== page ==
LFTOer Book Review: Loch Lomond and The Trossachs National Park

Book Title   Loch Lomond and The Trossachs National Park Volumes One and Two
Book Author  Tom Prentice
Book Publisher Mica Walkers Guide (distributed by Cordee)
ISBN   978 -0-9560367-1-1 & 978-0-9560367-0-4
Price   �11.95 each
Reviewer   John Turner

These two "pocket" sized walking guides cover the vast and beautiful area of Loch Lomond and The Trossachs National Park.

Volume 1 covering 60 walks in the western areas (including the Loch Lomond area itself), and volume 2 covering another 60 walks in the areas to the east.

The pair of guides are covered within a single review. I know the area well and I have completed some of the walks covered in the guides and I purposely walked two routes out of each volume as part of the review.

The size of these "pocket" guides is about 5.25 x 3.5 inches (180 x 120 mm), small enough to fit into most outdoor jacket pockets and trouser cargo pockets.

The downside of this "pocket sized" book, is that the page, text and map detail is quite small, and some might strain to read it - especially in poorer light.

The text could benefit from being larger, bolder or a different or heavier font.

There are basic map type illustrations for each walk, but again the size of the maps may make difficult reading for some.

The maps do not contain contour information, shaded colours do give some assistance for interpretation.

Each walk includes details of which Ordnance Survey and Harvey's map to use, in addition to a detailed descriptive text describing the route of each walk.

The descriptive text used in conjunction with the shaded maps gives a reasonable impression of the route, and what the walker will find along the way.

The guide instructions do advise the use of supplemental OS or other maps, but I would like to reinforce the advice that routes should be planned and walked using OS or Harvey maps - or other online printable mapping facilities.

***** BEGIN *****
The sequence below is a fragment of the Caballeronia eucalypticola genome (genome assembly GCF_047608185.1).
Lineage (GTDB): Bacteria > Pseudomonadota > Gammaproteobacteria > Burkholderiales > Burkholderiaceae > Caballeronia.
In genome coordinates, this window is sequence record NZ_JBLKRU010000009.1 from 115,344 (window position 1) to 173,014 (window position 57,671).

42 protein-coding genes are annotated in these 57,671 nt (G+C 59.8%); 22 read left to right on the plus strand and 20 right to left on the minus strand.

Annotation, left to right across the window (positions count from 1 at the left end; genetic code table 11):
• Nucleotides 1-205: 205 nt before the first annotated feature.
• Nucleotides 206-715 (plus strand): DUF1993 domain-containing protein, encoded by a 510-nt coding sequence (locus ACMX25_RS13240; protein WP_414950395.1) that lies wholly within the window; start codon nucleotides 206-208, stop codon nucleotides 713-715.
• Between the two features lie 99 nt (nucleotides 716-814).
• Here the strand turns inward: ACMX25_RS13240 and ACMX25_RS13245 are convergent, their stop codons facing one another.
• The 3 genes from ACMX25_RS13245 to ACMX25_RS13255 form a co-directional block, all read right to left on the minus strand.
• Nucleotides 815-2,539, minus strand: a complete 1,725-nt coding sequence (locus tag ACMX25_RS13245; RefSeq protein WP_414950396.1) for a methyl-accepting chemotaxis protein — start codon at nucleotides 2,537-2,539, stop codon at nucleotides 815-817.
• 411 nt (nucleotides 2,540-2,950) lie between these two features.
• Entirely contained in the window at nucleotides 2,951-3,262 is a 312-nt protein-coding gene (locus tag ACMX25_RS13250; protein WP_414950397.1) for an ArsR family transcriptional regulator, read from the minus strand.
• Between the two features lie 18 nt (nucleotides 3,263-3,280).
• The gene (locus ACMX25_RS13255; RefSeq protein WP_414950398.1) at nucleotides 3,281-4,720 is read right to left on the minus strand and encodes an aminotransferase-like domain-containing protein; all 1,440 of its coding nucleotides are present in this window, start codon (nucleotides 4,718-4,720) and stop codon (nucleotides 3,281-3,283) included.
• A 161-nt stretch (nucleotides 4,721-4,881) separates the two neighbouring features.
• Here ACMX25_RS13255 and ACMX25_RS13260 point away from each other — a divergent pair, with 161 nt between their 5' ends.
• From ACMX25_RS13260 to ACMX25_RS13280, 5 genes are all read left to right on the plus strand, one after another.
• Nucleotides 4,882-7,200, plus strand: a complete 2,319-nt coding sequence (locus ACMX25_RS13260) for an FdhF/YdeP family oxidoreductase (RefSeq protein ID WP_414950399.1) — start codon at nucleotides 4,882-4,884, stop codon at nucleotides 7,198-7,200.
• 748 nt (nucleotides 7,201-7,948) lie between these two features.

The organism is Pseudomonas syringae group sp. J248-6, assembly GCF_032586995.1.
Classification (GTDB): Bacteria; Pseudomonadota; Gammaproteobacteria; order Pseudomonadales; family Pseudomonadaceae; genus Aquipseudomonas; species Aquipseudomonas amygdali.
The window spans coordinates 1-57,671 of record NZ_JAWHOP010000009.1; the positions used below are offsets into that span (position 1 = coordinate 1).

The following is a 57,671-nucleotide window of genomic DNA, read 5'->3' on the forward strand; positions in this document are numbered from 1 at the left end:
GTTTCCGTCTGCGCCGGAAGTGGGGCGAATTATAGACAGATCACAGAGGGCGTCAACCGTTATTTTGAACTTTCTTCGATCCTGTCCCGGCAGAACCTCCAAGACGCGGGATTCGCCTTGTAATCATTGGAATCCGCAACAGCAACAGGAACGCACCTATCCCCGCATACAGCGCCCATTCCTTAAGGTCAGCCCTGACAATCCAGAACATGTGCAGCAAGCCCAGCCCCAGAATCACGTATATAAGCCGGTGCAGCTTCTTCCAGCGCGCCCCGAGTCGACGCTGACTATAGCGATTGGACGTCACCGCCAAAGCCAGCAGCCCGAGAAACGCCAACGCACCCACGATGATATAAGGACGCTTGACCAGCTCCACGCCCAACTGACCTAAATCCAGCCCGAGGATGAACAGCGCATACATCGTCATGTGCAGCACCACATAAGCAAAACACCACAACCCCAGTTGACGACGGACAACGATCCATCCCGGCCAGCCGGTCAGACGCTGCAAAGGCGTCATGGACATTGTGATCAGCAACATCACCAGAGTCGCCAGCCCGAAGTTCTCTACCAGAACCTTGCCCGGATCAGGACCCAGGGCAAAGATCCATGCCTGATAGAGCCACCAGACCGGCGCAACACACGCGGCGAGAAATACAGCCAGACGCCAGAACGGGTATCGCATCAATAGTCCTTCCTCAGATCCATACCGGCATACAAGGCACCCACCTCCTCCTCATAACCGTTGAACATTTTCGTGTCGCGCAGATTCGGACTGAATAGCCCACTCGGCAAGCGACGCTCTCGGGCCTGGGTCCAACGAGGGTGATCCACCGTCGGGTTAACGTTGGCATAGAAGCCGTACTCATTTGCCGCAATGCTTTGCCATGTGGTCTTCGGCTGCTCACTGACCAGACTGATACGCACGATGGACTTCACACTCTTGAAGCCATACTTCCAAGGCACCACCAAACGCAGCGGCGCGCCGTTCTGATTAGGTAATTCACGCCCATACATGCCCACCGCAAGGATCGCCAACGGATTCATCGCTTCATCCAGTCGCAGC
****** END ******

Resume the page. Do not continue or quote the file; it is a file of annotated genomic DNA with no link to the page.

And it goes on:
Besides the easier and shorter routes, the guides do include some routes on Munros, Corbetts and more difficult mountain terrain.

And besides the odd comment in the descriptive text - there is no warning or advice relating to mountain hazards and dangers, competent navigation skills, weather and winter conditions or mountain experience.

Descriptions of walks include six-figure grid reference for start/finish, and a statement of distance and estimated time to complete each walk.

There is no information relating to total height gain of the walks, or what walking speed or fitness has been used to explain how the given durations of the walks were established (I'm assuming Naismith's Rule).

A basic description of terrain and grade (difficulty) is also given. A full explanation of grading is provided towards the front of the guide.

Difficulty and length of walks vary between "easy" (mostly low level waymarked routes on level terrain) to "strenuous" (ascent of high hills or routes on pathless hills).

The walks offer routes from 2-3 miles up to 10-12 miles over different types of terrain.

Each guide also provides general information about the different 'gateway' areas, information on facilities and attractions for each area and transport and how to get there.

The guides include a section of photographs and description of the flora and fauna of the area, and also includes plenty of photographs to support each walk and whet your appetite.

A basic explanation of Gaelic and Scots terms is also provided.

Overall these are exceptionally good guides, containing accurate and valuble information and options of walks to suit all.

I'd recommend anyone visiting the Loch Lomond and Trossach National Park area to consider looking at and buying these guides.

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